This lesson uses results from the 2008 Summer Olympic Games to explain that athletes specialize in sports and events for which they are most skilled for the same reasons that individuals and nations specialize in the production of goods and services for which they have an absolute or a comparative advantage.
The students investigate money--its purpose and functions. They complete an exercise, using the online acution site Ebay, to learn why money is critical to an economy.
Everyday countries trade their goods because they have the comparative advantage in making that particular good. In this lesson, you will read through an interactive story problem to learn about trade and specialization and the outcomes they have on the world.
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Focus: Understanding Economics in U.S. History uses a unique mystery-solving approach to teach U.S. economic history to your high school students.
11 out of 40 lessons from this publication relate to this EconEdLink lesson.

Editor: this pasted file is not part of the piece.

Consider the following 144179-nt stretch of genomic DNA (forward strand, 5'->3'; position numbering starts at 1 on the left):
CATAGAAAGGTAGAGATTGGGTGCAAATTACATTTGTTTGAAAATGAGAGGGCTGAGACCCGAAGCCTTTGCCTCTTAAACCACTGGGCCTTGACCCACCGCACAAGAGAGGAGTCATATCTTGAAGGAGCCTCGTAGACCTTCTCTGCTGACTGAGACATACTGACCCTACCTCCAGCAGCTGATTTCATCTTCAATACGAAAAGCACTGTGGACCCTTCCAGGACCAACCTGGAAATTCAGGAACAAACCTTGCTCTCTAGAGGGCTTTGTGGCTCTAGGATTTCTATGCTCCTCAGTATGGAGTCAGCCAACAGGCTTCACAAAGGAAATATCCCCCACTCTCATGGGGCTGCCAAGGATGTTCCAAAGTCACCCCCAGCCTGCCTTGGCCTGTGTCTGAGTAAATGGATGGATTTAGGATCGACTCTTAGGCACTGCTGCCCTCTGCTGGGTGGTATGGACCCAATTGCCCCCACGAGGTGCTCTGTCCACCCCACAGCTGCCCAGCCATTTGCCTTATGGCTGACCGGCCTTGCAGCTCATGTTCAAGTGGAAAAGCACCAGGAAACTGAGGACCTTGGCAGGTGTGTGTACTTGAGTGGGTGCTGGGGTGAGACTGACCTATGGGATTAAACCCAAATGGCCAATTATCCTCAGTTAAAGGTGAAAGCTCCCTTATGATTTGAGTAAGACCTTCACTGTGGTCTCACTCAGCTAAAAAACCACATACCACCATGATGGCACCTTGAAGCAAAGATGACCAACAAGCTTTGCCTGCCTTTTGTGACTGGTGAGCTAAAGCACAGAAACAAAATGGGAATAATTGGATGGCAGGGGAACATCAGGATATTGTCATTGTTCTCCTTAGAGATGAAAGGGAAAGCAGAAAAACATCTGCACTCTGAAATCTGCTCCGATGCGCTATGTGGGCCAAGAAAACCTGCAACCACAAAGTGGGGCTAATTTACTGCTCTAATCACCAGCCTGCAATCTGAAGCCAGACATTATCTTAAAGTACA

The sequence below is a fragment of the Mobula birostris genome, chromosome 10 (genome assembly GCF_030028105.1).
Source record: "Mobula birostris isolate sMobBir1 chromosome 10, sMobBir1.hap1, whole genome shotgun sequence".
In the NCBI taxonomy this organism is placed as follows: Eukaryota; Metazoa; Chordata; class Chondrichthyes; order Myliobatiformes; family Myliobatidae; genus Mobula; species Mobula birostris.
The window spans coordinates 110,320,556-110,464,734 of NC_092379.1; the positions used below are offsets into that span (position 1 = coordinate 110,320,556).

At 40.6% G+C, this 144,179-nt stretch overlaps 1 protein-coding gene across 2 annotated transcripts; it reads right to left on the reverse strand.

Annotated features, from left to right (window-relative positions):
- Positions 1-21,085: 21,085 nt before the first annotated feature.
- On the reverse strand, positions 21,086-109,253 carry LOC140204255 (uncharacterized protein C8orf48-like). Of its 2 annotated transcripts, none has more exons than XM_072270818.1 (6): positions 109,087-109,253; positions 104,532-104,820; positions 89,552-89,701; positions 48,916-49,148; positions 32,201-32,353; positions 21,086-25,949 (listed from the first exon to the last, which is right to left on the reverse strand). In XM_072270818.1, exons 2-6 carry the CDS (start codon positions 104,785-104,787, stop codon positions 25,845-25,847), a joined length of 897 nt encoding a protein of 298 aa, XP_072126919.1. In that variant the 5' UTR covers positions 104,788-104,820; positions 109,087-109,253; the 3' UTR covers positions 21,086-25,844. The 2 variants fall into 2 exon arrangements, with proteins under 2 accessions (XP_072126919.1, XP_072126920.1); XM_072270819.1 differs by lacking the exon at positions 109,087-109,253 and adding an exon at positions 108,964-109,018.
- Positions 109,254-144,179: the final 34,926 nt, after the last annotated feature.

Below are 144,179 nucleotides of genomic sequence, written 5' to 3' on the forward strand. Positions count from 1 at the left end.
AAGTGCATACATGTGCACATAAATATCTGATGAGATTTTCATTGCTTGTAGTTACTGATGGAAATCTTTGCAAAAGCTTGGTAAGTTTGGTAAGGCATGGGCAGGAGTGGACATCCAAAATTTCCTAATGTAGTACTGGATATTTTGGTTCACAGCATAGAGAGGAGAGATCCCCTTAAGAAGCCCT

This publication contains 12 lessons to help you integrate globalization concepts into your Social Studies, Economics, or Global Studies course.
9 out of 16 lessons from this publication relate to this EconEdLink lesson.
This publication contains complete instructions for teaching the lessons in Capstone. When combined with a textbook, Capstone provides activities for a complete high school economics course. 45 exemplary lessons help students learn to apply economic reasoning to a wide range of real-world subjects.
7 out of 45 lessons from this publication relate to this EconEdLink lesson.